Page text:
As per the current regulations audit firms cannot offer “management services” to their clients. The question is what constitutes management services. In its report NFRA quoted Oxford dictionary to define management. It said that it needs to be kept in mind that “management” would mean “act of running and controlling a business or similar organisation” and/or the “people who run or control a business or similar organisation.”

Experts say that it’s an issue arising out of Section 144 of the Companies Act 2013 that says that ‘management services’ are not permitted to the auditors.

But there’s confusion on the definition of management services and to which affiliates in a network firm, the rules apply.

And in India network firms — all Big Four firms — take up audits through affiliates that are separate legal entities. In absence of a clear definition the network firms use the internationally acknowledged The International Ethics Standards Board for Accountants (IESBA) definition with regards to services they can offer their audit clients.

While the NFRA report doesn’t specifically point out which services shouldn’t be offered by an audit firm to its client, it hints that any service that impairs “independence” should be avoided.

The independence argument is brought forth by NFRA while debating whether or not the audit firm was independent.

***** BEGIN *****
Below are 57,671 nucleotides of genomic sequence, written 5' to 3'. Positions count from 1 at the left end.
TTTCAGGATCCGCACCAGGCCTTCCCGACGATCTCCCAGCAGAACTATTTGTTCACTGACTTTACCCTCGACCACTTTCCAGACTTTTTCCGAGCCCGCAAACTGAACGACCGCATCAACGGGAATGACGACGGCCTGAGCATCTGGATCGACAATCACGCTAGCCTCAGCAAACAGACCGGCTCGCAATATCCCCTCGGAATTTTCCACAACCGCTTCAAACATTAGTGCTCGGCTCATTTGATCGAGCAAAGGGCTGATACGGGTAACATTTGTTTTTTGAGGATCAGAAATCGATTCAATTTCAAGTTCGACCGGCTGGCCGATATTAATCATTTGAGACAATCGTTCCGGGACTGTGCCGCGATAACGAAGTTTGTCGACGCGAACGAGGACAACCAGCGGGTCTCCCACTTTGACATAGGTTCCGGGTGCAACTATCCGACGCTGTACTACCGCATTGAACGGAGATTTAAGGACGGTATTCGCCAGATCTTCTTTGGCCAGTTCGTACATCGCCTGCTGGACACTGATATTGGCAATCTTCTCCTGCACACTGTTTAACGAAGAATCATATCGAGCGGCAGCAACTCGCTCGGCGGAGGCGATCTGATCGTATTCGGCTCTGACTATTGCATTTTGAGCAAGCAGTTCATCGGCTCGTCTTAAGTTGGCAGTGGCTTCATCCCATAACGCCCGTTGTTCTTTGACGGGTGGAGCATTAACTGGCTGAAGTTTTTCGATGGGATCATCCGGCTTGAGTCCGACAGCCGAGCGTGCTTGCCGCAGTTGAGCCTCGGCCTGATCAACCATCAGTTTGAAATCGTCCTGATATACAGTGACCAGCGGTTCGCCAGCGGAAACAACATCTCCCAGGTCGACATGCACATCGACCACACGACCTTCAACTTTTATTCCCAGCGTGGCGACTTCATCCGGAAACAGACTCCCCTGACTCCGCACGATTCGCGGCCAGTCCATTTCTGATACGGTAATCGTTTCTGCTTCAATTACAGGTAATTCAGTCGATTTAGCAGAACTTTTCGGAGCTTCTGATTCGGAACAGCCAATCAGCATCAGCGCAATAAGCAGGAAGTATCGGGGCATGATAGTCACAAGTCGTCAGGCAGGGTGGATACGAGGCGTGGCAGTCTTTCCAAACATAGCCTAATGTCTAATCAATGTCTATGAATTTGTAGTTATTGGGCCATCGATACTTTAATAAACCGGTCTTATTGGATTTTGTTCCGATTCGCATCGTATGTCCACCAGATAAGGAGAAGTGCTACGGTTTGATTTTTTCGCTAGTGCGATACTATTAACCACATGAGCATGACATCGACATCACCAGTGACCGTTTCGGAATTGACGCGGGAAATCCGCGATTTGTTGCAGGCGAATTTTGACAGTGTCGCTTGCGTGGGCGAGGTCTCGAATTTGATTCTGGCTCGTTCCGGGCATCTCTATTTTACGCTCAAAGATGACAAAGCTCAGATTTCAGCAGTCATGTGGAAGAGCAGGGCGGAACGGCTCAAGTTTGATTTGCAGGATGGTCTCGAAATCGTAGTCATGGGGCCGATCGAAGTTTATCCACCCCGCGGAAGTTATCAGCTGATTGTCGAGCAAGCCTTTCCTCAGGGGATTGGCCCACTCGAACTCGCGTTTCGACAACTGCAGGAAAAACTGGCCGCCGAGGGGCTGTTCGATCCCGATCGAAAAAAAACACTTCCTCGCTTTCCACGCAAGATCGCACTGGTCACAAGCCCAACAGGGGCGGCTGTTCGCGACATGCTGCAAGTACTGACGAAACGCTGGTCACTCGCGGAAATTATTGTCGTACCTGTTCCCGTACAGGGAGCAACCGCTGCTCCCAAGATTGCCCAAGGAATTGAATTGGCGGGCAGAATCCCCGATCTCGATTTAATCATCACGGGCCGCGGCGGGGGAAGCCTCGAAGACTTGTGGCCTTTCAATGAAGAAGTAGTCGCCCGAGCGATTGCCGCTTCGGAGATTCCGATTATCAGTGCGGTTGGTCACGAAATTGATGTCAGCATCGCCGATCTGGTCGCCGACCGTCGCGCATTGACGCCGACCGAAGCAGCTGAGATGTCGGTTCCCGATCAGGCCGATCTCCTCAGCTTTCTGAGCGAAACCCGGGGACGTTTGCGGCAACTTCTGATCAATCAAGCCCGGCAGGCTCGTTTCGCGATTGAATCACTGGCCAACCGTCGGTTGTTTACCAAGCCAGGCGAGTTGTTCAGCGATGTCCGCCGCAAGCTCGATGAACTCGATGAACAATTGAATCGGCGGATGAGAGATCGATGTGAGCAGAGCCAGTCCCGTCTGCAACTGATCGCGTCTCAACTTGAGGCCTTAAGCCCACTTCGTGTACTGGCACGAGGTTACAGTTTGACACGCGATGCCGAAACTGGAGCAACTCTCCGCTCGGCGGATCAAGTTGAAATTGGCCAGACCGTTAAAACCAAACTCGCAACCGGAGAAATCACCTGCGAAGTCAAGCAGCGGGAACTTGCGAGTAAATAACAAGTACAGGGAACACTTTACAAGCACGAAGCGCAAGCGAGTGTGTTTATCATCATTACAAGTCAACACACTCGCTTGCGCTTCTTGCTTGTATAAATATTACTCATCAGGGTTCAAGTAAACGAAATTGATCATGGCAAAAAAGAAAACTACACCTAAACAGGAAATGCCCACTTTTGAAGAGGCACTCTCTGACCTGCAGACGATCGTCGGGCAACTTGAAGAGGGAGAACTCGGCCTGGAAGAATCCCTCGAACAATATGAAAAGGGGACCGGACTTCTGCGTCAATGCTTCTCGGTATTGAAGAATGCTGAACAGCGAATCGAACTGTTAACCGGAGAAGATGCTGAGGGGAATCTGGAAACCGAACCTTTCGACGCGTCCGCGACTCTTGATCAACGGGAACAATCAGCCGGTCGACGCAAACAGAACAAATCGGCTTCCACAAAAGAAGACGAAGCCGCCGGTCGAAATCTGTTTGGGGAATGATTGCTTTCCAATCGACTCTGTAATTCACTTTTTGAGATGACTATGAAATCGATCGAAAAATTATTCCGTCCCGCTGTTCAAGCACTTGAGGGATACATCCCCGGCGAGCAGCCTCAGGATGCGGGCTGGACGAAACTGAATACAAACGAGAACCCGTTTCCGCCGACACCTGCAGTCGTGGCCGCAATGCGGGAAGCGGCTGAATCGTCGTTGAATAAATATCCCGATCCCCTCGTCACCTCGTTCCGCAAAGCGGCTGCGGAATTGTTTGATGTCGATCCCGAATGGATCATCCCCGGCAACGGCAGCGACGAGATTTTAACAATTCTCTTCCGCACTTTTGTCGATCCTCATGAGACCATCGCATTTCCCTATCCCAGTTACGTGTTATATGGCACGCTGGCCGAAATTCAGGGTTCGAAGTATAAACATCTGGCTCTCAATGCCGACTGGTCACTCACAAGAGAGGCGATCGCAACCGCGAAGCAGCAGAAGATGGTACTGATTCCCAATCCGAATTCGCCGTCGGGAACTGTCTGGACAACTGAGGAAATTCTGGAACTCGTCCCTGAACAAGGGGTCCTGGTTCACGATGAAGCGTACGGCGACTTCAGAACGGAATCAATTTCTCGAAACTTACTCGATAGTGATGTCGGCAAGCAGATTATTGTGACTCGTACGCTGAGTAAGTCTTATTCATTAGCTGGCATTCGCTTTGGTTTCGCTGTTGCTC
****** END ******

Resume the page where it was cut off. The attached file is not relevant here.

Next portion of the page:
For most audit firms in India—this is a major issue. Most firms—both Indian as well as multinational—operate through a particular structure. So, while audit services are offered through one firm, other services such as taxation, consulting and digital are offered through separate firms. In most cases firms argue that these are different firms.

“Auditors always need to keep in mind that their ultimate accountability is to the shareholders of a company. It is never to the management. As a means of practically giving effect to this important distinction, the Standards on Auditing have developed the concept of Those Charged With Governance, or TCWG. An entire separate Standard deals with the Auditor’s responsibility for communicating to TCWG all important matters arising in the course of the audit,” he said.

Sridharan also stressed on how more resources have to be devoted to the auditing process as the auditors have to safeguard shareholders’ interest. “Good audit quality requires much more resources being devoted to the audit product. The resources should be used for sincere and meticulous compliance with the law, an important part of which are the accounting and auditing standards. Companies are sure to find that the expenditure would be well rewarded,” he added.

“Auditors always need to keep in mind that their ultimate accountability is to the shareholders of a company. It is never to the management,” he said.

This is perhaps for the first time that any senior official from NFRA has come on a public forum and spoke about the basic thought process and rationale the regulator follows while assessing and monitoring audit firms.

Sridharan also stressed on how more resources have to be devoted to the auditing process as the auditors have to safeguard shareholders’ interest.

“Good audit quality requires much more resources being devoted to the audit product. The resources should be used for sincere and meticulous compliance with the law, an important part of which are the accounting and auditing standards. Companies are sure to find that the expenditure would be well rewarded,” he added.